The Judicial Reform and Institutional Strengthening (JURIST) Project in partnership with the Antigua and Barbuda High Court held consultations on May 14, 2018 with the Antigua and Barbuda Bar Association (ABBA) on the Sexual Offences Model Court.
Twenty members from ABBA, including the President, Mr. Lenworth Johnson and the Vice-President, Ms. Sherrie-Ann Bradshaw, attended the consultations. The objectives of the consultations were to:
(a) provide the Bar with an overview of the Model Court (who, what, why and when);
(b) outline the legal justifications for use of special measures in sexual assault cases and the benefits of a formalised case management process in adjudicating sexual offences; and
(c) provide the Bar with an opportunity to provide comments/feedback on the establishment of the Model Court.
Two judges from the Caribbean Court of Justice (CCJ) and a High Court Judge from the Eastern Caribbean Supreme Court (ECSC) made presentations at the consultations. The Honourable Mr. Justice Adrian Saunders, CCJ Judge, presented on the benefits of formalised case management to decreasing delay in the adjudication of not only sexual offences but all criminal cases.
He also highlighted the connection between timely adjudication of cases and increased public trust and confidence in the justice system. Chair of the Sexual Offences Advisory Committee and CCJ Judge, the Honourable Mme. Justice Maureen Rajnauth-Lee, encouraged members of the Bar to familiarise themselves with the contents of the Model Guidelines for Sexual Offence Cases in the Caribbean and in particular, the section dealing with special measures for complainants and vulnerable witnesses. She stressed that special measures help vulnerable complainants provide the best quality evidence to the court.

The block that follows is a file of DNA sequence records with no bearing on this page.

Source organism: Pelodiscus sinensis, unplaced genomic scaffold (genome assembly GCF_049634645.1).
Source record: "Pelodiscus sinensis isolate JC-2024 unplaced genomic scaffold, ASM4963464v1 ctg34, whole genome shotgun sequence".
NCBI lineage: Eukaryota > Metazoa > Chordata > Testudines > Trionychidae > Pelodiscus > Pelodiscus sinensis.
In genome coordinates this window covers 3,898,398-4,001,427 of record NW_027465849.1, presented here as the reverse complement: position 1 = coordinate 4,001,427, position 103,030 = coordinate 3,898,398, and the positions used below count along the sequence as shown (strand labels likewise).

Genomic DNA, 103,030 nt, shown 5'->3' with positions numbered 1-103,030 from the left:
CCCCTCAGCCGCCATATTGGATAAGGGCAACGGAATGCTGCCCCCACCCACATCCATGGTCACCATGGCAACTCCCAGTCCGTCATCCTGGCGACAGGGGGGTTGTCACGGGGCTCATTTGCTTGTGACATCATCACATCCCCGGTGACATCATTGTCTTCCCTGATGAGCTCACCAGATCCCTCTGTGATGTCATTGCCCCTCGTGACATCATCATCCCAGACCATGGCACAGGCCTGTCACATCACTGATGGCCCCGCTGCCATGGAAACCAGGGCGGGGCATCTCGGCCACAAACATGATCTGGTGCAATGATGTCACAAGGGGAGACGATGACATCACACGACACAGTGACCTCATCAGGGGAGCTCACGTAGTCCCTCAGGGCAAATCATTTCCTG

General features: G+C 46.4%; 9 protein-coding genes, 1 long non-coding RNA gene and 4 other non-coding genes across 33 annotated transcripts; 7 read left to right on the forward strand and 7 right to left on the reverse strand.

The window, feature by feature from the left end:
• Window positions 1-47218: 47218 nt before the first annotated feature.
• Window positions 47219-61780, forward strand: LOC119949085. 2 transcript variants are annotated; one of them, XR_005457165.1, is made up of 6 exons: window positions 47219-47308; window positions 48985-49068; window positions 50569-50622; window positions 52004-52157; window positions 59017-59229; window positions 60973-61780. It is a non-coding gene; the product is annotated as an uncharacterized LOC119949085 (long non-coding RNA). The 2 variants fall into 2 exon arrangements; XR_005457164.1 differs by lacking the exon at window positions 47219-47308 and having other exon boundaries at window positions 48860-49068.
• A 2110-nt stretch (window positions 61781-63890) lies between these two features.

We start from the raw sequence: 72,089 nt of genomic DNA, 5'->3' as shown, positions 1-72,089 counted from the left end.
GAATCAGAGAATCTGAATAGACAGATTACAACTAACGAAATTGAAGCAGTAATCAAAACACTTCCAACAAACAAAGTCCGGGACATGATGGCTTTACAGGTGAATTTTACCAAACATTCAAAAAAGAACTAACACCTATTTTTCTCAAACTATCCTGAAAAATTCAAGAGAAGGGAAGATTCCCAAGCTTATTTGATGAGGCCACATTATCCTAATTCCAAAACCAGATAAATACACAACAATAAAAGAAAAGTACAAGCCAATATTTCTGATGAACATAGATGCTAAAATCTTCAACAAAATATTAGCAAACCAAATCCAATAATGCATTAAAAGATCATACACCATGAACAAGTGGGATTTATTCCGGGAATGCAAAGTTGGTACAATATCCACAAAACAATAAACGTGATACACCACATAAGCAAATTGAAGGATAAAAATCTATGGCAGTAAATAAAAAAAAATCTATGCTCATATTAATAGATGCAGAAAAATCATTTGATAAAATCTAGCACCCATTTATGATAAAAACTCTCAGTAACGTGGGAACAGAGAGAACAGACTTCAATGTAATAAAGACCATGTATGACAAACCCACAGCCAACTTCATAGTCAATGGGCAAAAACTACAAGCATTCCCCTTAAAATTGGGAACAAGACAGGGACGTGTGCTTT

The Honourable Mr. Justice Iain Morley, ECSC High Court Judge reiterated the ECSC’s commitment to utilising tighter case management practices and special measures for complainants in sexual offence cases. The Bar Association President, along with other members of the Bar, expressed strong support for the Model Court. However, they emphasised the need for government to put in place measures to protect juvenile offenders accused of a sexual offence and provide better training for police officers.